New York

Polly Apfelbaum

Loughelton Gallery

There is a reverberating stillness in the work of Polly Apfelbaum, but it is not a resolute calm; it is a stillness that bristles with contained tension. Her work evokes pleasure at the same time as it disturbs the viewer. Its spartan presence is misleading, for it is not primarily an investigation of pure form, or a search for essences; rather, Apfelbaum’s work is concerned with the invasive, conditional circumstances of postmodern thought.

This exhibition, entitled “The Somnambulist,” addressed the ambivalent condition of the sleepwalker: the dual state of sleep and wakeful activity, of unconsciousness and awareness. Apfelbaum’s objects suggest the wisdom of letting the somnambulist be free to wander, in spite of the possible perils. The risks are worth the revelatory potential released by the coincidence of the conscious and the automatic.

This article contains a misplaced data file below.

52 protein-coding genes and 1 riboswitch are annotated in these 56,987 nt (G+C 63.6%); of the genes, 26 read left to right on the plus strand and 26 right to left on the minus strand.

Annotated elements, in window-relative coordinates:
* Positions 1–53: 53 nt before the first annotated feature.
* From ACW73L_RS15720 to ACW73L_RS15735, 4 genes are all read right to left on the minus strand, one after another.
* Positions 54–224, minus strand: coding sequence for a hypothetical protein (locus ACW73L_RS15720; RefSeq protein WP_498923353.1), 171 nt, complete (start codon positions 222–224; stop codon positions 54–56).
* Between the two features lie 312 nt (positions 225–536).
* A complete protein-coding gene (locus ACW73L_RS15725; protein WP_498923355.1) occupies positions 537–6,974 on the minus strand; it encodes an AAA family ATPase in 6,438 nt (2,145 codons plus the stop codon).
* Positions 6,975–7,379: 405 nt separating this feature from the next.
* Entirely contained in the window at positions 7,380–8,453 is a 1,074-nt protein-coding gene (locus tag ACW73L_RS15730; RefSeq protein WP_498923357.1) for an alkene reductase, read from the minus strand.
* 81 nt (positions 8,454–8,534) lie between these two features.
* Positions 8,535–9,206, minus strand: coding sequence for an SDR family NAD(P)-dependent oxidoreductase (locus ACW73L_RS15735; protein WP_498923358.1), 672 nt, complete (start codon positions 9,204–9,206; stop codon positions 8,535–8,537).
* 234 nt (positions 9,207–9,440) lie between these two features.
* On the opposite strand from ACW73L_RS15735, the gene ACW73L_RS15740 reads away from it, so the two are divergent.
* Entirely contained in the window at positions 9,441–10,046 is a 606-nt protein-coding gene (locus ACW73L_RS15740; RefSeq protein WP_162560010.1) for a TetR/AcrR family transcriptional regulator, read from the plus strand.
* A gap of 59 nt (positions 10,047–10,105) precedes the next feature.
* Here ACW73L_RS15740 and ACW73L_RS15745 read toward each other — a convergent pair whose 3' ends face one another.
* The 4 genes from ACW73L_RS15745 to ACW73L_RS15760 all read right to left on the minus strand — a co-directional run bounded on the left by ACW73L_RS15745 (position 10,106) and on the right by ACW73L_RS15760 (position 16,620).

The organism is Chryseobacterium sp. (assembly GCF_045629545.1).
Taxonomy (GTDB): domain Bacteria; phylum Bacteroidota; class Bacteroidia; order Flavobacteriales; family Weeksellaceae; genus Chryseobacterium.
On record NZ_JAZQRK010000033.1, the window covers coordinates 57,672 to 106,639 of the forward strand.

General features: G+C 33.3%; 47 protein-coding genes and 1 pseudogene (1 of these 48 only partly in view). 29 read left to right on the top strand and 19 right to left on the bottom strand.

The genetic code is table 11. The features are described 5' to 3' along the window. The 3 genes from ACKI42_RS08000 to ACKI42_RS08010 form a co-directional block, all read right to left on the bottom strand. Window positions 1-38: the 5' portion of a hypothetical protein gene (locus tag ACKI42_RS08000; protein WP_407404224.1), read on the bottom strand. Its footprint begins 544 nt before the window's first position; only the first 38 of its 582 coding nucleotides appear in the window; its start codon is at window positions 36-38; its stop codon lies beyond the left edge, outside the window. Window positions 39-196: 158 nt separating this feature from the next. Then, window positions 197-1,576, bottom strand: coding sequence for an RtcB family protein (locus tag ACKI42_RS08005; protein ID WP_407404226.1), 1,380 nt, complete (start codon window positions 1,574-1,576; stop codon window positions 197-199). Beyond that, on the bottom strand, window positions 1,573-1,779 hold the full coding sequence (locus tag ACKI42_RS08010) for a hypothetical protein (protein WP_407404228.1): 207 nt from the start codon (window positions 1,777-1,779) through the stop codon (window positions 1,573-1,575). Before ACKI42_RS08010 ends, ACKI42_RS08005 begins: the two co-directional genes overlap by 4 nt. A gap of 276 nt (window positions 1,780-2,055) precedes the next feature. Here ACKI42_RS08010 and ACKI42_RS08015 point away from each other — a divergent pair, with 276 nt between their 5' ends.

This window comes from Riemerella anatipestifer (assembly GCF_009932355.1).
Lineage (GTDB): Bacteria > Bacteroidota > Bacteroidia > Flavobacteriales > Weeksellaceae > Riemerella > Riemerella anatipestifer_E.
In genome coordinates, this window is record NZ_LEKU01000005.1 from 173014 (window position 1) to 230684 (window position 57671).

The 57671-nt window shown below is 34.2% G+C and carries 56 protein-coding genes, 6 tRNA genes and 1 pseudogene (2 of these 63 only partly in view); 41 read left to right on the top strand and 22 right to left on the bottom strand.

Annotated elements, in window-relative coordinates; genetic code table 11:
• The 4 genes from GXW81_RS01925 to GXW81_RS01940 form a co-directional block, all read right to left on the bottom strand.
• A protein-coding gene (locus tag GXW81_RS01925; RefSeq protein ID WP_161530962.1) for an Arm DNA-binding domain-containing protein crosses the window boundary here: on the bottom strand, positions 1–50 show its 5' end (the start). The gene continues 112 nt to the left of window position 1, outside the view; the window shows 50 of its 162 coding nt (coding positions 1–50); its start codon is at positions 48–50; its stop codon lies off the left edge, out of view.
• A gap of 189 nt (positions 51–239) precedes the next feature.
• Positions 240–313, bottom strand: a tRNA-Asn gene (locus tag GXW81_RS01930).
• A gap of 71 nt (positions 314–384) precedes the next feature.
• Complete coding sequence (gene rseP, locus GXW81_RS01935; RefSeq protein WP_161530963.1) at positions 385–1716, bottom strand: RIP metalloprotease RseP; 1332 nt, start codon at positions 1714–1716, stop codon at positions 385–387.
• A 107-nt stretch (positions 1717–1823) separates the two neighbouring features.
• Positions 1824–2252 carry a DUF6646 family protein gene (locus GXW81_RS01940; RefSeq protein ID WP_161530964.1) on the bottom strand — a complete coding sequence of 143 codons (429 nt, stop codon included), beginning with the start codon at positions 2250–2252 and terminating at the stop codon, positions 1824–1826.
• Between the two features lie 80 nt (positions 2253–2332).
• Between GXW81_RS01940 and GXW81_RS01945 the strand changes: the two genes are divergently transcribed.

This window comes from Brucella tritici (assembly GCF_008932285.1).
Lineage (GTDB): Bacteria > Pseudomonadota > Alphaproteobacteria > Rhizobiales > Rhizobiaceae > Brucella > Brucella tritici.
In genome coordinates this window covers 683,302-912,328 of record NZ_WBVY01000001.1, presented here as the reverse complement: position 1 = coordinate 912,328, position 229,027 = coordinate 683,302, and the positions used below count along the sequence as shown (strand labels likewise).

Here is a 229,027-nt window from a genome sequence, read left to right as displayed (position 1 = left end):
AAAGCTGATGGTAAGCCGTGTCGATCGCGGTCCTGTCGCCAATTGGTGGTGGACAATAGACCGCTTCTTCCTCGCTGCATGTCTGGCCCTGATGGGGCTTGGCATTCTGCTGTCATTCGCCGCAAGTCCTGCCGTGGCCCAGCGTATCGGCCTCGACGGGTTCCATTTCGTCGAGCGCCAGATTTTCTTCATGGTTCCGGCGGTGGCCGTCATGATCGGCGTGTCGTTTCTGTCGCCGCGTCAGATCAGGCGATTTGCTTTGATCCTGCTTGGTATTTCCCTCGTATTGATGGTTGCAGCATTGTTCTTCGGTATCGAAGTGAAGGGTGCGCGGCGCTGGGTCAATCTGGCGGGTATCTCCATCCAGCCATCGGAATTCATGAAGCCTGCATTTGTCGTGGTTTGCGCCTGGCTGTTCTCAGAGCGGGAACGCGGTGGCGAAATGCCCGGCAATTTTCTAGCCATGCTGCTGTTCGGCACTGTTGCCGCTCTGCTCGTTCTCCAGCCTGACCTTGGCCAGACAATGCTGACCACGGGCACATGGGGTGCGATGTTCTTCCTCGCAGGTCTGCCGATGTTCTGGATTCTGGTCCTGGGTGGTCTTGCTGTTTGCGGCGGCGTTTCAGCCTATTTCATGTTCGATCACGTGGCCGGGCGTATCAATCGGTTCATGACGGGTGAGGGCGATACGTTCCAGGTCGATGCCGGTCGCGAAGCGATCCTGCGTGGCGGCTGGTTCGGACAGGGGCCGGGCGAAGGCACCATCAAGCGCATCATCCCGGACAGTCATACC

Apfelbaum’s objects share a formal clarity. All

to keep reading

Artforum print subscribers have full access to this article. If you are a subscriber, sign in below.

Not registered for Register here.

SUBSCRIBE NOW for only $50 a year—65% off the newsstand price—and get the print magazine plus full online access to this issue and our archive.*

Order the PRINT EDITION of the September 1988 issue for $17 or the ONLINE EDITION for $5.99.

* This rate applies to U.S. domestic subscriptions.